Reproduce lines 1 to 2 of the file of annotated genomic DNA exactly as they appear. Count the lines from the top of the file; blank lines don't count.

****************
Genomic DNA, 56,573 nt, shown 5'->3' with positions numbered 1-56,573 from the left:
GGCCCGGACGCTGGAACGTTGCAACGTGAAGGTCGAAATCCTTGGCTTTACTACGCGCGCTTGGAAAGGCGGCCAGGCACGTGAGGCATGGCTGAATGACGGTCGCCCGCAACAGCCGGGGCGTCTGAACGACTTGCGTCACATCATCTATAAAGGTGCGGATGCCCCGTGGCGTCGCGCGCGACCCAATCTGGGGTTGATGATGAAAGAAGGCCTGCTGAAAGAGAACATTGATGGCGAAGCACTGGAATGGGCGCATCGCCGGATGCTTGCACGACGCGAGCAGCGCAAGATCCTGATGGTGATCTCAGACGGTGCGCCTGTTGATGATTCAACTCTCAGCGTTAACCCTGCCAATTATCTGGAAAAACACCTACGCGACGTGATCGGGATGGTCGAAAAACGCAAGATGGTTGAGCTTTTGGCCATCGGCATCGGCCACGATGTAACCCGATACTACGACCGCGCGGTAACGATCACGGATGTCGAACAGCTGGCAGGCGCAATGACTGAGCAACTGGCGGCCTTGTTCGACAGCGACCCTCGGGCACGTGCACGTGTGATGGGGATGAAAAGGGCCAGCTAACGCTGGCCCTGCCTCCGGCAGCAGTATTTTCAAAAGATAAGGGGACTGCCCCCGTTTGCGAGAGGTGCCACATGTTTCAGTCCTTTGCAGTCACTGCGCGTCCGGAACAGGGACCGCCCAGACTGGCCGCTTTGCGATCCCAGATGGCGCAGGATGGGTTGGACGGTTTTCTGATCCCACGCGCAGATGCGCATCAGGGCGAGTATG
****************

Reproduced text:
Genomic DNA, 56,573 nt, shown 5'->3' with positions numbered 1-56,573 from the left:
GGCCCGGACGCTGGAACGTTGCAACGTGAAGGTCGAAATCCTTGGCTTTACTACGCGCGCTTGGAAAGGCGGCCAGGCACGTGAGGCATGGCTGAATGACGGTCGCCCGCAACAGCCGGGGCGTCTGAACGACTTGCGTCACATCATCTATAAAGGTGCGGATGCCCCGTGGCGTCGCGCGCGACCCAATCTGGGGTTGATGATGAAAGAAGGCCTGCTGAAAGAGAACATTGATGGCGAAGCACTGGAATGGGCGCATCGCCGGATGCTTGCACGACGCGAGCAGCGCAAGATCCTGATGGTGATCTCAGACGGTGCGCCTGTTGATGATTCAACTCTCAGCGTTAACCCTGCCAATTATCTGGAAAAACACCTACGCGACGTGATCGGGATGGTCGAAAAACGCAAGATGGTTGAGCTTTTGGCCATCGGCATCGGCCACGATGTAACCCGATACTACGACCGCGCGGTAACGATCACGGATGTCGAACAGCTGGCAGGCGCAATGACTGAGCAACTGGCGGCCTTGTTCGACAGCGACCCTCGGGCACGTGCACGTGTGATGGGGATGAAAAGGGCCAGCTAACGCTGGCCCTGCCTCCGGCAGCAGTATTTTCAAAAGATAAGGGGACTGCCCCCGTTTGCGAGAGGTGCCACATGTTTCAGTCCTTTGCAGTCACTGCGCGTCCGGAACAGGGACCGCCCAGACTGGCCGCTTTGCGATCCCAGATGGCGCAGGATGGGTTGGACGGTTTTCTGATCCCACGCGCAGATGCGCATCAGGGCGAGTATG